Therein also lies one of the major challenges for Swedish deeptech companies. Their activities could mean a revolution for the world we know and be an important part of the next innovation step, a science-driven enabler that can contribute to a more sustainable world. But who can decide that decades in advance?
Government assignment to promote deeptech
On behalf of the government, Vinnova together with the Agency for Growth has mapped and developed proposals that improve the conditions for research-intensive start-up companies to grow in Sweden. During the course of the work, Vinnova has identified strengths and weaknesses with the Swedish deeptech scene, but also carried out efforts aim making Swedish deeptech companies more successful in being granted research funds and risk capital that the EU offers and gaining access to important test environments. The final report was submitted to the government at the end of January 2023.
Anne Lidgard, who worked with the government assignment at Vinnova, points out some of the challenges that the survey has shown for Swedish deeptech companies. One is about the entrepreneurial driving forces needed to transform research into companies and also be able to carry them out on an international level.
Anne Lidgard, director, Vinnova
We talk about innovations, but we must not forget that if there is no entrepreneurial force in it, nothing will happen. - We talk about innovations, but we must not forget that if there is no entrepreneurial force in it, nothing will happen. We have plenty of knowledge and research, but it is the entrepreneur who is the fuel. I'm not saying that the researchers have to become entrepreneurs, but there is often a lack of insight and methodological knowledge about how to think about value creation about your research, says Anne Lidgard.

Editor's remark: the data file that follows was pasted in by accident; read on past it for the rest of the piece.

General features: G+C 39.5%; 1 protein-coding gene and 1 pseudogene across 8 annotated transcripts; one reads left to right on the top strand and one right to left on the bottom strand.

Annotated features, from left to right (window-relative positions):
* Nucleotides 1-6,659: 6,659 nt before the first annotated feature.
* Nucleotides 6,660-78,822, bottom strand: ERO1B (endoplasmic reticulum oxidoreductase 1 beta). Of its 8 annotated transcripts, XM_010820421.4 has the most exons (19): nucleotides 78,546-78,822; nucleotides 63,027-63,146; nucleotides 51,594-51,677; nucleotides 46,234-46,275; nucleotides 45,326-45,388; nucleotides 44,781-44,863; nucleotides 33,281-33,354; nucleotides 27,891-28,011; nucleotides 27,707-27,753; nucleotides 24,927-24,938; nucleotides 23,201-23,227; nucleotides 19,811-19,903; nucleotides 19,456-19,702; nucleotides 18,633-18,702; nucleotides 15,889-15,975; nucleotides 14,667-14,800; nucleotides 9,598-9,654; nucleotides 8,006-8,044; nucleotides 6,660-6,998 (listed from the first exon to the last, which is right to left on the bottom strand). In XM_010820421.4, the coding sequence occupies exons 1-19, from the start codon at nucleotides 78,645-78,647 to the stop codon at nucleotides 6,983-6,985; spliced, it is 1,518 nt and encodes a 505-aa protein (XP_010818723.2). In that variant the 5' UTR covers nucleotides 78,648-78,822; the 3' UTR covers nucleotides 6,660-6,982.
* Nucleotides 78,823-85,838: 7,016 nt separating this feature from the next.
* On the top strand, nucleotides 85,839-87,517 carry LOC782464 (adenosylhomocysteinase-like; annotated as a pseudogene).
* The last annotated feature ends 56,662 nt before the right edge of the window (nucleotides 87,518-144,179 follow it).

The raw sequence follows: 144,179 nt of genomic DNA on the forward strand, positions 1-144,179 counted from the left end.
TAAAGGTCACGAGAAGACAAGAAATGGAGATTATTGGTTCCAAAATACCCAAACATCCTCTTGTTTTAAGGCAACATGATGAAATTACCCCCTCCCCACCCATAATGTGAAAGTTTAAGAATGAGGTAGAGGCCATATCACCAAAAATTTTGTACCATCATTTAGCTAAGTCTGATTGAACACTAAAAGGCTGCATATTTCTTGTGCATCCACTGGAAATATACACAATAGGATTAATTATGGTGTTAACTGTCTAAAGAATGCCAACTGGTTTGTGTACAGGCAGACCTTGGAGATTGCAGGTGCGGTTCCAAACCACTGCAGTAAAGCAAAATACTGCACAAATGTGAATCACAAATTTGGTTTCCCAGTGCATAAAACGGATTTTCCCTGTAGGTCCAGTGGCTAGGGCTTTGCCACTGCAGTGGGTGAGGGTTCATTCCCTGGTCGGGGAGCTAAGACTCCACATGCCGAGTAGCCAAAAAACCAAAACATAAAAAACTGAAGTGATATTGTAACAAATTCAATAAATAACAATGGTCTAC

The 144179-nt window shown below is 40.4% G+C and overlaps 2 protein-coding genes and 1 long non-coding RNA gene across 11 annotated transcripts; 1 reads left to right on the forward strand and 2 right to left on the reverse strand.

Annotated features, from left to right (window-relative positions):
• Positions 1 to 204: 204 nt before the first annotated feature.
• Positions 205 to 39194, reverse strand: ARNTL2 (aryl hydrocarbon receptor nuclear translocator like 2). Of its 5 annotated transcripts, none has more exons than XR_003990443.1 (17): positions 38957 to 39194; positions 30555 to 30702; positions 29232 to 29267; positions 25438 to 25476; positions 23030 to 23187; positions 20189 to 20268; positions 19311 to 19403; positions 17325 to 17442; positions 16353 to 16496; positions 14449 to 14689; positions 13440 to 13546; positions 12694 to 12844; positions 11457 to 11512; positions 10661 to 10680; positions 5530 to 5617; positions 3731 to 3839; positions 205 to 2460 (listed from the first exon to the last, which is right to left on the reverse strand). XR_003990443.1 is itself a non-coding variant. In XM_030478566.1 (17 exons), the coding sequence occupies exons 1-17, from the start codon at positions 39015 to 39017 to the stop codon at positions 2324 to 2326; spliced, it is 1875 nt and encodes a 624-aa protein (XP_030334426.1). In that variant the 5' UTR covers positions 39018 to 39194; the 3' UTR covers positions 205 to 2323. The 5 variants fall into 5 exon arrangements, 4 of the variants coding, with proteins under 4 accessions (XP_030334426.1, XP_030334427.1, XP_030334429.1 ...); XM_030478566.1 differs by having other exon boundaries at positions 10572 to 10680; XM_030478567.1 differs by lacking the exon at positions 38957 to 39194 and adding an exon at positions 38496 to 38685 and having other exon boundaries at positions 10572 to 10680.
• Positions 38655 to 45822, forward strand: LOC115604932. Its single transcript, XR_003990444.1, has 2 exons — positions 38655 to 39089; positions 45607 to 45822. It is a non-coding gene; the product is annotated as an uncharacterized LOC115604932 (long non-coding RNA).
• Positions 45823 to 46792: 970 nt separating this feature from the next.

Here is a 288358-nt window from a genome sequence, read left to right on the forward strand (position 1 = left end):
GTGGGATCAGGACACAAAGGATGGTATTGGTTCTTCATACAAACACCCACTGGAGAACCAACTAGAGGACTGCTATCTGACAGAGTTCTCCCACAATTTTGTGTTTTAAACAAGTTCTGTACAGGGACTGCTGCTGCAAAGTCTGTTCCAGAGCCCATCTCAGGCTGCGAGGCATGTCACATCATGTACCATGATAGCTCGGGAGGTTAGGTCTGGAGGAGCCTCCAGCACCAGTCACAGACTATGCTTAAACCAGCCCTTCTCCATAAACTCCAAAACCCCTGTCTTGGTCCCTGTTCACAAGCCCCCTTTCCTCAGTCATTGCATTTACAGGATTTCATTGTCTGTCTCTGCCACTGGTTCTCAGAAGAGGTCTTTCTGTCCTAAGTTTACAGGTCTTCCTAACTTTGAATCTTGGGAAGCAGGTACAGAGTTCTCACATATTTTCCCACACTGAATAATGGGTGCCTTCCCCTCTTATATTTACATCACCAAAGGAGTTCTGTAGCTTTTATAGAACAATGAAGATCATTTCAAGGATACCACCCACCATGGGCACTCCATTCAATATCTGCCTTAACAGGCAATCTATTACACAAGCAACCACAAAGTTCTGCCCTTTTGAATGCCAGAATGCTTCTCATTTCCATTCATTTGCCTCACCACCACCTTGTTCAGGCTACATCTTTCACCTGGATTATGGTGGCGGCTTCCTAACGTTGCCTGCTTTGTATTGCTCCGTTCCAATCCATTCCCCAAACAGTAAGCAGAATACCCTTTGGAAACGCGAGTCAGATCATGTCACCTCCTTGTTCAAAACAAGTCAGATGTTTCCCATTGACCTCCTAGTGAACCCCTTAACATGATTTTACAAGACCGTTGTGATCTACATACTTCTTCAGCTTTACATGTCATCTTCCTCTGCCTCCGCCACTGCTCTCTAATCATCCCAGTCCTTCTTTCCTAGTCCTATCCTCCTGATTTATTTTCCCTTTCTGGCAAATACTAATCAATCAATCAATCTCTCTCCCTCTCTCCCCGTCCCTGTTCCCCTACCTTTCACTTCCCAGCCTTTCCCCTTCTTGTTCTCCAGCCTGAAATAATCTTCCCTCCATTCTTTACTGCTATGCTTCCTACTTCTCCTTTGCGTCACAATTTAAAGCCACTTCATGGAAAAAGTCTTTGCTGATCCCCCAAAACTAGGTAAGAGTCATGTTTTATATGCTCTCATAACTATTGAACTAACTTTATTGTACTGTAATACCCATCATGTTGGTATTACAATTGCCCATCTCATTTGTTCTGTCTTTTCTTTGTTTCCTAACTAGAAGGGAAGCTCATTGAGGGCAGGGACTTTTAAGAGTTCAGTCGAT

She also points to how the incentive structure within academia creates difficulties for young researchers to spend time on commercialization, as they are simultaneously pressured to publish results in order to qualify for the next research grant.
- This leads to certain lock-in effects, says Anne Lidgard.
Increased need for risk capital
At the same time, the report describes how Sweden, in comparison with other countries and with other startup areas, such as fintech or SaaS (software companies that offer cloud-based services), invests less in deeptech. One reason is that many investors do not have the competence and expert knowledge required to assess the future relevance of deeptech companies, to simply be able to determine which companies have the opportunity to make a big breakthrough tens of years from now, states Anne Lidgard. Deeptech companies' long development cycles also rhyme badly with venture capitalists' own business logic, where an investment and divestment generally go much faster.
She is calling for a national strategy where it becomes clear what financing needs, infrastructure needs, expert networks and the challenges companies face in the commercialization process look like. The entire ecosystem for deeptech needs to be developed, Anne Lidgard explains, and the government's responsibility would need to be clarified.
- Take France for example. They have assembled offerings that support startups throughout their journey. They even have a dedicated website (lesdeeptech.fr) dedicated to deeptech in France. You will also find similar examples in Great Britain, says Anne Lidgard.